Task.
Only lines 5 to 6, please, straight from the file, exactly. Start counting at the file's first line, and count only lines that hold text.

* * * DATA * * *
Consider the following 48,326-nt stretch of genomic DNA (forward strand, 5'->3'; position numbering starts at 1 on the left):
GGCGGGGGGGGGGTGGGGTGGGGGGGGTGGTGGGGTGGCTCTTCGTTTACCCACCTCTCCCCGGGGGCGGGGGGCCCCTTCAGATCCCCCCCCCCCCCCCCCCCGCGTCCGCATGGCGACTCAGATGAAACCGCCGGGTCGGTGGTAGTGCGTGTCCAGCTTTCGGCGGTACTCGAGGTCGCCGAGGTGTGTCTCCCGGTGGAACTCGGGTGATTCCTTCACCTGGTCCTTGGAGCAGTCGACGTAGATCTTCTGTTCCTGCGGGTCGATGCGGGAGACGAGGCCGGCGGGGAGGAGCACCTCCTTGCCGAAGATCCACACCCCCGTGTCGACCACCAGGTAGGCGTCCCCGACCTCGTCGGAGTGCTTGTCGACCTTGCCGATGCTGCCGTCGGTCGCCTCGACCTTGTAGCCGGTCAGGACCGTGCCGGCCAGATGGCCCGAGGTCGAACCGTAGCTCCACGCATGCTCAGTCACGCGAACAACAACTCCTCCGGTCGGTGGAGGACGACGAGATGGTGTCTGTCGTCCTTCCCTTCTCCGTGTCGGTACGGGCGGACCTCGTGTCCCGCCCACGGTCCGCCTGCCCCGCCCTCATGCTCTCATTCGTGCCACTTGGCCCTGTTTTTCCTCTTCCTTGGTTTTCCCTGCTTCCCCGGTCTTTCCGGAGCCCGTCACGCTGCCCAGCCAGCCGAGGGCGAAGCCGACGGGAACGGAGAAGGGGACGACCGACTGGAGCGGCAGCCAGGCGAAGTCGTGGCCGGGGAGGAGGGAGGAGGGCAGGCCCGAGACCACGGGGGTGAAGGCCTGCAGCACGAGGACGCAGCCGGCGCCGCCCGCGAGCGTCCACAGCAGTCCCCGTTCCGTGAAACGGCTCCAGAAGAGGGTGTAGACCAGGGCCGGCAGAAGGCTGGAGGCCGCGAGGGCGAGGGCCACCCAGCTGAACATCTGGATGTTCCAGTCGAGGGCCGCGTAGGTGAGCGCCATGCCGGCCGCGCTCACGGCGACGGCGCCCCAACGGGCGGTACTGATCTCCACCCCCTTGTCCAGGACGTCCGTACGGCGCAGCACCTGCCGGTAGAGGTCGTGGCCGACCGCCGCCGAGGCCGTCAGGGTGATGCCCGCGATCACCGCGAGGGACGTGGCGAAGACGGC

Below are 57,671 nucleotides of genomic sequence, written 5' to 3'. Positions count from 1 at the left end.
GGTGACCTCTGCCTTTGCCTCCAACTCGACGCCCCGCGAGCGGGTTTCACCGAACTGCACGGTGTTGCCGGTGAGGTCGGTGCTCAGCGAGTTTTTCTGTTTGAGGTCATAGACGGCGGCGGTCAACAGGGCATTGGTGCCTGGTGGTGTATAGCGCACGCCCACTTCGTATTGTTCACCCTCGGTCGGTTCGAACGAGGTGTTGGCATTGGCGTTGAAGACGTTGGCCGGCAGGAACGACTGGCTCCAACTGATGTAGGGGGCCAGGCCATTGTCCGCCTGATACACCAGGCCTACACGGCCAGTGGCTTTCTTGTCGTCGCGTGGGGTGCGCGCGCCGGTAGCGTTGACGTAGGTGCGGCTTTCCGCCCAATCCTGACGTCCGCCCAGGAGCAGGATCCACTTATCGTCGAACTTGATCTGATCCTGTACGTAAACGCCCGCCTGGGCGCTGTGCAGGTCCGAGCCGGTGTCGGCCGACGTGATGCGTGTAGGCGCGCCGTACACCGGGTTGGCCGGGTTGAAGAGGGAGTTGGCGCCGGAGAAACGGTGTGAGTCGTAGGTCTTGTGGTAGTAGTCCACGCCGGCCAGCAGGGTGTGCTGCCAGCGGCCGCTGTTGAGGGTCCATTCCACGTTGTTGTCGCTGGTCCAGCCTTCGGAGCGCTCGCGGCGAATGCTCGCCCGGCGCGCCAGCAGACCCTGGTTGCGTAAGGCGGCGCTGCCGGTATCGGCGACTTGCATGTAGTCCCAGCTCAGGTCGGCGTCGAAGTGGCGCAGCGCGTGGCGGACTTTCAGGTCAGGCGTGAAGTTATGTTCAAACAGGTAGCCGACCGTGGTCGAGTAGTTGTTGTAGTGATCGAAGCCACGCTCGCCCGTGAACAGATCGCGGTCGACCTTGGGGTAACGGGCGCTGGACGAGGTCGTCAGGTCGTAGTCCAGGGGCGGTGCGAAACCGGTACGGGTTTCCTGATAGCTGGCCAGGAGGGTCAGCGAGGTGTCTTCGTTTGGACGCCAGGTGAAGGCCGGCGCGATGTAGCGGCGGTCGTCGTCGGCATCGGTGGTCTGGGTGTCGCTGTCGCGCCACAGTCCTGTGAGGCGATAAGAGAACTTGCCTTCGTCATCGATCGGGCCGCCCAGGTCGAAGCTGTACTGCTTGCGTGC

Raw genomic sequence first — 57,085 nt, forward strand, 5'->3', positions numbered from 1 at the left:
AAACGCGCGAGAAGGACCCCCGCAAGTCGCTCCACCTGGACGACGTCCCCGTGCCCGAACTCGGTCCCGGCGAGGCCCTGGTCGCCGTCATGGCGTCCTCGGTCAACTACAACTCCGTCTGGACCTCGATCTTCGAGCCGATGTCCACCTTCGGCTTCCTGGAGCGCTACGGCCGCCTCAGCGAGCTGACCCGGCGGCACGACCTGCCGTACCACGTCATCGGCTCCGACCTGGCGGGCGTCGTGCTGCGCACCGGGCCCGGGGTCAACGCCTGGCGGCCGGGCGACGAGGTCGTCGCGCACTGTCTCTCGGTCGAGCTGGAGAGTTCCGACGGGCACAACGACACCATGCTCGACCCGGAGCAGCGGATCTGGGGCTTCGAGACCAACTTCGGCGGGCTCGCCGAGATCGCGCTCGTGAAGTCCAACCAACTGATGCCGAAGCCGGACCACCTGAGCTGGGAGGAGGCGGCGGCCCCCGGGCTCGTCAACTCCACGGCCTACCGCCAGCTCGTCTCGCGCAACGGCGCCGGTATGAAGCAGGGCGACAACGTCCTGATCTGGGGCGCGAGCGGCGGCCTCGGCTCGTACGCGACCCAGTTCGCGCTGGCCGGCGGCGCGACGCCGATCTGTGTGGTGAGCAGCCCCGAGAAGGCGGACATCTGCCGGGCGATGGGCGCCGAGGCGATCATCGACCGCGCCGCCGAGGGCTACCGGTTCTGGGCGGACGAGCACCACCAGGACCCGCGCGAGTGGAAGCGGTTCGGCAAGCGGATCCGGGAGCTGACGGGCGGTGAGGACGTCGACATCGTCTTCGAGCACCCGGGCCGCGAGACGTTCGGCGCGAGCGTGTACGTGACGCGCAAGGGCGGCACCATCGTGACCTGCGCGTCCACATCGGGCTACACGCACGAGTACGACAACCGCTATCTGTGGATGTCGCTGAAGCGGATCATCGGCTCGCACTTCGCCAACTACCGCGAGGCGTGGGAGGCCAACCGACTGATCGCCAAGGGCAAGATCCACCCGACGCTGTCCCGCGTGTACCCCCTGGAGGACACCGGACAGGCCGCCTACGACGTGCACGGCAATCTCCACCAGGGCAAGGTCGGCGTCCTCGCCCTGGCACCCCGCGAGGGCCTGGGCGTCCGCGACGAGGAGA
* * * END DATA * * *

Raw genomic sequence first — 57,085 nt, forward strand, 5'->3', positions numbered from 1 at the left:
AAACGCGCGAGAAGGACCCCCGCAAGTCGCTCCACCTGGACGACGTCCCCGTGCCCGAACTCGGTCCCGGCGAGGCCCTGGTCGCCGTCATGGCGTCCTCGGTCAACTACAACTCCGTCTGGACCTCGATCTTCGAGCCGATGTCCACCTTCGGCTTCCTGGAGCGCTACGGCCGCCTCAGCGAGCTGACCCGGCGGCACGACCTGCCGTACCACGTCATCGGCTCCGACCTGGCGGGCGTCGTGCTGCGCACCGGGCCCGGGGTCAACGCCTGGCGGCCGGGCGACGAGGTCGTCGCGCACTGTCTCTCGGTCGAGCTGGAGAGTTCCGACGGGCACAACGACACCATGCTCGACCCGGAGCAGCGGATCTGGGGCTTCGAGACCAACTTCGGCGGGCTCGCCGAGATCGCGCTCGTGAAGTCCAACCAACTGATGCCGAAGCCGGACCACCTGAGCTGGGAGGAGGCGGCGGCCCCCGGGCTCGTCAACTCCACGGCCTACCGCCAGCTCGTCTCGCGCAACGGCGCCGGTATGAAGCAGGGCGACAACGTCCTGATCTGGGGCGCGAGCGGCGGCCTCGGCTCGTACGCGACCCAGTTCGCGCTGGCCGGCGGCGCGACGCCGATCTGTGTGGTGAGCAGCCCCGAGAAGGCGGACATCTGCCGGGCGATGGGCGCCGAGGCGATCATCGACCGCGCCGCCGAGGGCTACCGGTTCTGGGCGGACGAGCACCACCAGGACCCGCGCGAGTGGAAGCGGTTCGGCAAGCGGATCCGGGAGCTGACGGGCGGTGAGGACGTCGACATCGTCTTCGAGCACCCGGGCCGCGAGACGTTCGGCGCGAGCGTGTACGTGACGCGCAAGGGCGGCACCATCGTGACCTGCGCGTCCACATCGGGCTACACGCACGAGTACGACAACCGCTATCTGTGGATGTCGCTGAAGCGGATCATCGGCTCGCACTTCGCCAACTACCGCGAGGCGTGGGAGGCCAACCGACTGATCGCCAAGGGCAAGATCCACCCGACGCTGTCCCGCGTGTACCCCCTGGAGGACACCGGACAGGCCGCCTACGACGTGCACGGCAATCTCCACCAGGGCAAGGTCGGCGTCCTCGCCCTGGCACCCCGCGAGGGCCTGGGCGTCCGCGACGAGGAGA